Ottawa: Unhealed wounds undercut an experiment in democracy

The Globe and Mail, Canada
April 27 2004

Unhealed wounds undercut an experiment in democracy


Prime Minister Paul Martin was not amused, and said so to his cabinet
last Thursday morning.

The day before, he and Foreign Affairs Minister Bill Graham had urged
the Liberal caucus not to support a Bloc Québécois MP’s motion
“acknowledging the Armenian genocide of 1915” – a tragedy that was
further described as a “crime against humanity.”

Mr. Martin had made the vote a “two-line whip,” which under the new
government procedures meant that ministers had to vote together but
backbenchers were free to vote as they saw fit. This “two-line whip”
was part of the Prime Minister’s new attempt to reform the
“democratic deficit” in Parliament.

The new strategy boomeranged. It was embarrassing enough that 78
Liberal MPs supported the opposition motion against the Prime
Minister’s wishes. At least that’s the new game. But for cabinet
ministers to fail to vote as one mocked the whole point of the
“two-line whip” system.

Ministers such as Stephen Owen and Rey Pagtakhan sat in their seats.
Other stayed away. (That the Prime Minister himself skipped the vote
irritated some cabinet ministers.

Thursday morning, Mr. Martin laid down the law. Being a minister is a
privilege, he told ministers. You play by the rules. When there’s a
“two-line whip,” you vote as government ministers, not solo flyers.

Across the aisle, the Conservatives voted as a bloc for the motion,
as did the other opposition parties. That’s the kind of behaviour
that will sink this parliamentary reform.

If the government allows its backbenchers to vote freely, but sees
the opposition voting as a bloc, these kind of votes won’t last long.
The opposition parties, in other words, are as responsible as the
government for seeing that this parliamentary reform works. So far,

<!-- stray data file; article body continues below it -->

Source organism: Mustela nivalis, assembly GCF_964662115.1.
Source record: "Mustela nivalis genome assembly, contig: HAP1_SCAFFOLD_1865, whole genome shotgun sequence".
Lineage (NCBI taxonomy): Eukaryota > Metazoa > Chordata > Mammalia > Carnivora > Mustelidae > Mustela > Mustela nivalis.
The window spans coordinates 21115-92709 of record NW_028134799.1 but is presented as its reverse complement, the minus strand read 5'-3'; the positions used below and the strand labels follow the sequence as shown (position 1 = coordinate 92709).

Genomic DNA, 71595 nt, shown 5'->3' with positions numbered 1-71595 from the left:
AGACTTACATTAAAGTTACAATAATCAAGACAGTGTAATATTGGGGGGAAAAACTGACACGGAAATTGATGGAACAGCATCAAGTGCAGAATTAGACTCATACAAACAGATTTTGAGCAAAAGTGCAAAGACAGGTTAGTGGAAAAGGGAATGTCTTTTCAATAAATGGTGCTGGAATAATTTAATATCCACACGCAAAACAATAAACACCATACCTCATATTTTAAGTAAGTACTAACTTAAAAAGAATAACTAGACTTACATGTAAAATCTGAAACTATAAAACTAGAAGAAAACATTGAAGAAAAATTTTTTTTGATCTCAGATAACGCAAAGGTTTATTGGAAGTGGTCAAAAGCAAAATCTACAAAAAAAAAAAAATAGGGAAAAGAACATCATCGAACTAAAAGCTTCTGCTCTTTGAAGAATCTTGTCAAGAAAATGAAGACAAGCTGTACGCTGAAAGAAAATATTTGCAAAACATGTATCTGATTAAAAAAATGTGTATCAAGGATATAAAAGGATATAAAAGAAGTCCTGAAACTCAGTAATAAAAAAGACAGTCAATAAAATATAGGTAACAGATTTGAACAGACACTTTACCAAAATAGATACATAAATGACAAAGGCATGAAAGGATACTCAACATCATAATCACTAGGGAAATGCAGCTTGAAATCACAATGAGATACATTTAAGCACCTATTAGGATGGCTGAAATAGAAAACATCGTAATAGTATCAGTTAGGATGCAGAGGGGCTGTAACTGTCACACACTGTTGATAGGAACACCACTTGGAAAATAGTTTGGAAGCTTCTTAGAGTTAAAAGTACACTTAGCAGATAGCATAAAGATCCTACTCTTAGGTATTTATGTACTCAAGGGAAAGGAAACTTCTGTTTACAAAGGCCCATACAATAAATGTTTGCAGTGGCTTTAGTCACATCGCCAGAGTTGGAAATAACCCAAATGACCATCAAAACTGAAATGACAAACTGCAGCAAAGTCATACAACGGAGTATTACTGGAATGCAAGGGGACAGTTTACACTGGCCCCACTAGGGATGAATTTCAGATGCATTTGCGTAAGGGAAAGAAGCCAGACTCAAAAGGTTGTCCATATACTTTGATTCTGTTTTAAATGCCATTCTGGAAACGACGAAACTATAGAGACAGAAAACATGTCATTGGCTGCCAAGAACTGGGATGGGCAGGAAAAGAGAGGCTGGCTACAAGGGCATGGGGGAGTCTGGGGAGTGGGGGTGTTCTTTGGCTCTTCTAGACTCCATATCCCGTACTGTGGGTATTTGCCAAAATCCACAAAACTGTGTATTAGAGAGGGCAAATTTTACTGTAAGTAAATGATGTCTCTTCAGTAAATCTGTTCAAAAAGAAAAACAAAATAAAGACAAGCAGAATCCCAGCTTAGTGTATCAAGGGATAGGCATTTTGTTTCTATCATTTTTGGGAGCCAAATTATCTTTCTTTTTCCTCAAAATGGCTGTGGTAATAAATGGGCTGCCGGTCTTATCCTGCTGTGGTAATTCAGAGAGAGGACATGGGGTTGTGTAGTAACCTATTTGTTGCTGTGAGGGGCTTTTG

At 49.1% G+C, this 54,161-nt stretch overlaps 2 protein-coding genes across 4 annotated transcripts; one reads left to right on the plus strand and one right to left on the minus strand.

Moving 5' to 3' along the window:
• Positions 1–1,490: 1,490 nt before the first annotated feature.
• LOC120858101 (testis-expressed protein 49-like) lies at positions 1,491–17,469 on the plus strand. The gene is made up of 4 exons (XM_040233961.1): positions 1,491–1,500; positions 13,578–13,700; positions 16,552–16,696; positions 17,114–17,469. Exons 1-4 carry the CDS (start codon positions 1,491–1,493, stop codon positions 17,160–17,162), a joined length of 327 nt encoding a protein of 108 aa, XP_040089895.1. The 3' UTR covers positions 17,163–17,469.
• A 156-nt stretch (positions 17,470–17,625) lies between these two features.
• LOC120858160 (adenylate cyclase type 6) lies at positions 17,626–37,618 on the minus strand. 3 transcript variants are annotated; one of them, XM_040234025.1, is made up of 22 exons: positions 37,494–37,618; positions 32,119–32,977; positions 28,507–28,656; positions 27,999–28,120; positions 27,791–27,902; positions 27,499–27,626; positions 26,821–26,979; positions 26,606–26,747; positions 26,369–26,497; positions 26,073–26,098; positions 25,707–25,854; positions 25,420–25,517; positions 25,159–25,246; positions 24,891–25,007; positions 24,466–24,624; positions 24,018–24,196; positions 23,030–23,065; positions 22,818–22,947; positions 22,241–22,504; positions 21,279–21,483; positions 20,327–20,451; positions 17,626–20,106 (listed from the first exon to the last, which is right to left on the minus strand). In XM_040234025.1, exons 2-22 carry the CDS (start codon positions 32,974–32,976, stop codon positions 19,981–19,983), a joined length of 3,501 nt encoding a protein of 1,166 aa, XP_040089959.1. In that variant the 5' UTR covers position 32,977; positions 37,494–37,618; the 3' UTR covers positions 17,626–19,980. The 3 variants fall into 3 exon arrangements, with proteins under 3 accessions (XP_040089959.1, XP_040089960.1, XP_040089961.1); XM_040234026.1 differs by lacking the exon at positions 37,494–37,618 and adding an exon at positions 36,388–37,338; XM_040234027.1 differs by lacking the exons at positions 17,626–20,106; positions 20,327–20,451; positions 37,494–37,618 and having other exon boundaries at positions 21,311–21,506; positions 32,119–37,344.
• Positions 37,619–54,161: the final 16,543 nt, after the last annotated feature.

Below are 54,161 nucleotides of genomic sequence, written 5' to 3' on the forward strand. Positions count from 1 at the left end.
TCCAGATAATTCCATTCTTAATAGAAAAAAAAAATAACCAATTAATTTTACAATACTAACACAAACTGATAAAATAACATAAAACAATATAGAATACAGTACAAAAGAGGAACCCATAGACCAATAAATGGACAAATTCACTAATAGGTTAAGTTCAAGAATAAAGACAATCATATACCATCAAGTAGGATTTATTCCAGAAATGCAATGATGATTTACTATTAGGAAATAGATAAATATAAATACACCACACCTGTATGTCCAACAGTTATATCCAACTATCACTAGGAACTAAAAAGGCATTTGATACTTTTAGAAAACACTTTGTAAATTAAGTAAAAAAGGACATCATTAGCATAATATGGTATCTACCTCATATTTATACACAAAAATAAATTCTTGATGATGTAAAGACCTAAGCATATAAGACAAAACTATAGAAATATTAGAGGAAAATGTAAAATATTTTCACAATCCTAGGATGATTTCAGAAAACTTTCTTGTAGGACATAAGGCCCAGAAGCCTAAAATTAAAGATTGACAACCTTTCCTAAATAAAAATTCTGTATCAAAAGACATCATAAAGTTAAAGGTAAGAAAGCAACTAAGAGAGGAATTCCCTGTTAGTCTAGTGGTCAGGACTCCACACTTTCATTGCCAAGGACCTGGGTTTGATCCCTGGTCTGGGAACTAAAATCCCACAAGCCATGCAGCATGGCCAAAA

they are flunking the test in their eagerness to show up the

The Conservatives, blinded by their own short-sightedness and led by
their foreign affairs spokesperson, Stockwell Day, will now find
themselves caught if they ever form the government. Having voted for
this motion in opposition, the Conservatives will be badgered in
government by the Armenian lobby to make this resolution government
policy, thereby aligning Canada with only France and Switzerland.

The operative principle in a highly multicultural country should be
to remain wary of allowing strongly held ethnic grievances to
influence foreign policy, whether it’s the Armenian-Turkish dispute
over the violence of 1915 or any number of other disputes.

That principle has wide applicability in a country such as Canada.
Catholics and Protestants in Northern Ireland, Jews and Palestinians
(and other Arabs), Armenians and Azerbaijanis, Greeks and Turks,
Pakistanis and Indians, Serbs and Croats, Tamils and Sinhalese are
among the rivalries, rife with bitter historical memories, that can
be played out on Canadian soil. The principle has nothing to do with
business contracts at peril.

Canada has never been completely immune from these imported pressures
ever since the Fenian raids just before Confederation. When a country
has been settled, and continues to be settled, by those from many
lands, it is understandable that at least some ancient disputes will
be brought to Canadian shores.

People have their own historical memories of what happened to their
ancestors, and perhaps even to themselves. They will want sometimes
to carry on those feuds in their adopted country, or at least to have
their particular and deeply-felt interpretation of past and current
events legitimized by the Canadian government. The question is what
their adopted country will and should do about these efforts.

By and large, Canadian governments have tried not to allow these
memories, and the ethnic lobby groups that form around them, to
influence unduly contemporary policy.

Canada has tried to develop a reputation as an honest broker, so that
Canadians troops can be used in divisive situations (Cyprus, the
Middle East) or that individual Canadians can play healing roles
(Northern Ireland, Sri Lanka, Rwanda) without their country being
tainted by preferring one version of historical memory over another
and succumbing to domestic lobbying by one particular group.

Does that mean Canada should be insensitive to contemporary disputes
that lead to gross violations of human rights? Of course not: Proof
is Canada’s strong support for the International Criminal Court, now
headed by a Canadian.

A multicultural country like Canada has to be careful about allowing
ancient grievances to be played out such that they push foreign
policy in a particular direction. Once that starts to happen in a
country like this, it won’t end.